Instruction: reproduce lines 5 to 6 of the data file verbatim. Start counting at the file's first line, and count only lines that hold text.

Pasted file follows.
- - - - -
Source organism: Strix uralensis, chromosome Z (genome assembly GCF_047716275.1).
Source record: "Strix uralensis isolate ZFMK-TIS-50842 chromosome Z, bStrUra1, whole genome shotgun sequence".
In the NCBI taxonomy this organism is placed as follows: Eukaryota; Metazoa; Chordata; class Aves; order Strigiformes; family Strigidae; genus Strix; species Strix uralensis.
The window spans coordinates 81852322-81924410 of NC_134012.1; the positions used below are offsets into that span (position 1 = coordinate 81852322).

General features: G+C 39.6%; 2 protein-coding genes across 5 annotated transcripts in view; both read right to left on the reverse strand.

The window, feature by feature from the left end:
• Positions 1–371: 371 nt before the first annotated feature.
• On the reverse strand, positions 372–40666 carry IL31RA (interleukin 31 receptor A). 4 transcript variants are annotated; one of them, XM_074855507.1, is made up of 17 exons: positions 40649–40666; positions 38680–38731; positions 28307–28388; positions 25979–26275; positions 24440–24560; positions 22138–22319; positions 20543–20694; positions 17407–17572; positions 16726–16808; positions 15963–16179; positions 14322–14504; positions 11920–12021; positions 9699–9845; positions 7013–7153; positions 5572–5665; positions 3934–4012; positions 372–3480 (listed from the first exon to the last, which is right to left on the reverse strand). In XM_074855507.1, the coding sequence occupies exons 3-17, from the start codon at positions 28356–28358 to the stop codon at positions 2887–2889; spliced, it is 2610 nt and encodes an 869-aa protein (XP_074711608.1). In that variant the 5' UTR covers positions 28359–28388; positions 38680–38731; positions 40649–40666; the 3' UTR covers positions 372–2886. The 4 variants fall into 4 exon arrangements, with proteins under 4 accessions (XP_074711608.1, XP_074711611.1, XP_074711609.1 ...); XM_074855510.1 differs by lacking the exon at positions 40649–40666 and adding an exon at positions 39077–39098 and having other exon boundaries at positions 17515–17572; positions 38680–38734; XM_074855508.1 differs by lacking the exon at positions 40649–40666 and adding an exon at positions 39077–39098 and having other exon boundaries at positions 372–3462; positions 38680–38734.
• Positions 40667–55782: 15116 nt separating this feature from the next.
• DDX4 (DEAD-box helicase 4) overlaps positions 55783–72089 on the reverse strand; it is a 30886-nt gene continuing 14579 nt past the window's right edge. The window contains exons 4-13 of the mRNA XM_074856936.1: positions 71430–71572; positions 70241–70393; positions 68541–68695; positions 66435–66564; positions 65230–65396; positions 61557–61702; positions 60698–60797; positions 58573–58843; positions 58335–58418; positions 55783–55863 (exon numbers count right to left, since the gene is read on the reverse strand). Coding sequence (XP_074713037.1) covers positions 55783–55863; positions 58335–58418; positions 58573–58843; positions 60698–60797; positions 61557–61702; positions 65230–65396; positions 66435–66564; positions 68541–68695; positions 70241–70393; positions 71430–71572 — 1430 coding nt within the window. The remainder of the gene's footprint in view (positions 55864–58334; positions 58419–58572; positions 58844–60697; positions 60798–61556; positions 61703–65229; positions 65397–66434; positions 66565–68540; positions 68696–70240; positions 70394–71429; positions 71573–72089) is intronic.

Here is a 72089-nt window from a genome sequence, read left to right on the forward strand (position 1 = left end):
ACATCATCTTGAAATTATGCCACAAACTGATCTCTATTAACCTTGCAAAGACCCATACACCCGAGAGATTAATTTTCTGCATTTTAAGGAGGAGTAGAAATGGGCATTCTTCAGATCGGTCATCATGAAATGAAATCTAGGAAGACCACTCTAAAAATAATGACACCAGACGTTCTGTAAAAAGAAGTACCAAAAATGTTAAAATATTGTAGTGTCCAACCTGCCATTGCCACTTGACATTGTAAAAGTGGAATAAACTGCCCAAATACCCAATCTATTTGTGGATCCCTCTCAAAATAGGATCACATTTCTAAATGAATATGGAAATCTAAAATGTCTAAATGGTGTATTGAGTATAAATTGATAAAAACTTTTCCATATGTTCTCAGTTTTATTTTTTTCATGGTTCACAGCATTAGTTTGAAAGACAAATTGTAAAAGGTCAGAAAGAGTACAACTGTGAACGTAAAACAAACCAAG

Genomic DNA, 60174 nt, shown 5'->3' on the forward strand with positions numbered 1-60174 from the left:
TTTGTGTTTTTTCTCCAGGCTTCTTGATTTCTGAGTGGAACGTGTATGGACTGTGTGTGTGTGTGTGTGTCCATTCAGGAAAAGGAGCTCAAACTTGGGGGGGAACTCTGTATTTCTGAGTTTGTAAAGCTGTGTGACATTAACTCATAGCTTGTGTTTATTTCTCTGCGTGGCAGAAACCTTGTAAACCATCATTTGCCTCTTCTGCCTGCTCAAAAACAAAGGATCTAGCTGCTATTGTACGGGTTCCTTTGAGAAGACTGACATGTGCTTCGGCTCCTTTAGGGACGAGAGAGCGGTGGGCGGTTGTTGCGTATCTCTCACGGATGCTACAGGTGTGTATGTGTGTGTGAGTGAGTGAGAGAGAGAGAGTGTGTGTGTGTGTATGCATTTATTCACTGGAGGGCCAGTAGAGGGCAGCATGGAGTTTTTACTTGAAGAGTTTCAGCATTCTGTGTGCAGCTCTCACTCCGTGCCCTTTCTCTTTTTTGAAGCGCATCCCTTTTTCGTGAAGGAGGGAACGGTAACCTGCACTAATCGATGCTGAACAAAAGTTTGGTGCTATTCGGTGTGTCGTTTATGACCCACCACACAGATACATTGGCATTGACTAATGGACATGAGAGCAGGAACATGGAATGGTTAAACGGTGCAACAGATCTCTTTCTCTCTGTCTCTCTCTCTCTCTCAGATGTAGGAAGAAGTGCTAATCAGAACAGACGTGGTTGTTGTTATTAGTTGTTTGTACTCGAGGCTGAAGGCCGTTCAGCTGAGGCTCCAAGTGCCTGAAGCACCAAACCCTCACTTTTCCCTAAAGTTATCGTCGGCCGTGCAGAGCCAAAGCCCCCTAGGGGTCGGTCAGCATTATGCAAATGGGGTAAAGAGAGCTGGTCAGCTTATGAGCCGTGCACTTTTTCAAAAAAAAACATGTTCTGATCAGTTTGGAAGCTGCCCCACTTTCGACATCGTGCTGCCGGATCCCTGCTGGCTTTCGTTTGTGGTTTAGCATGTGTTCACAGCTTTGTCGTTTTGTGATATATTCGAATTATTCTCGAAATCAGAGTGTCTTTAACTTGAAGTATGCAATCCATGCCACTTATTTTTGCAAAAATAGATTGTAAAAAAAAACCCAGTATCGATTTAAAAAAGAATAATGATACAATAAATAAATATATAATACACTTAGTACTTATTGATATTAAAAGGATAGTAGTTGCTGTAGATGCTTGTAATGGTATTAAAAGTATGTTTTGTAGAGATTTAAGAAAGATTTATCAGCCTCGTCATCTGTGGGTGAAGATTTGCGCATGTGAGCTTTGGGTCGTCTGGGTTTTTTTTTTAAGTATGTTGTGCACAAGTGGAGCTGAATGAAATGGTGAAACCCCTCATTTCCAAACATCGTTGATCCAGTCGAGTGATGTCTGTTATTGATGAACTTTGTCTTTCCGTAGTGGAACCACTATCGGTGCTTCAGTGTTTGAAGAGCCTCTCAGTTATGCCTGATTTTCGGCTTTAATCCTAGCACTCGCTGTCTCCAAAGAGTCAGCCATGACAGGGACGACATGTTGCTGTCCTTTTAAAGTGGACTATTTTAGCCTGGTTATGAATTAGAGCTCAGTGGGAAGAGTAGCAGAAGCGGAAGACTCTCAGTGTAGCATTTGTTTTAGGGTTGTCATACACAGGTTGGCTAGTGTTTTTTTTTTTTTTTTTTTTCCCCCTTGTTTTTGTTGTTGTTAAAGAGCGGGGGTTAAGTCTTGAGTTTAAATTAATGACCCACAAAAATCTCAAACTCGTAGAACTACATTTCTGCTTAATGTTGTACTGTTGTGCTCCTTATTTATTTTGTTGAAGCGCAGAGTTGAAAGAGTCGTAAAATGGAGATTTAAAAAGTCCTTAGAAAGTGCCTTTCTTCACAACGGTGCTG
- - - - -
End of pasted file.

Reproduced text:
General features: G+C 39.6%; 2 protein-coding genes across 5 annotated transcripts in view; both read right to left on the reverse strand.

The window, feature by feature from the left end: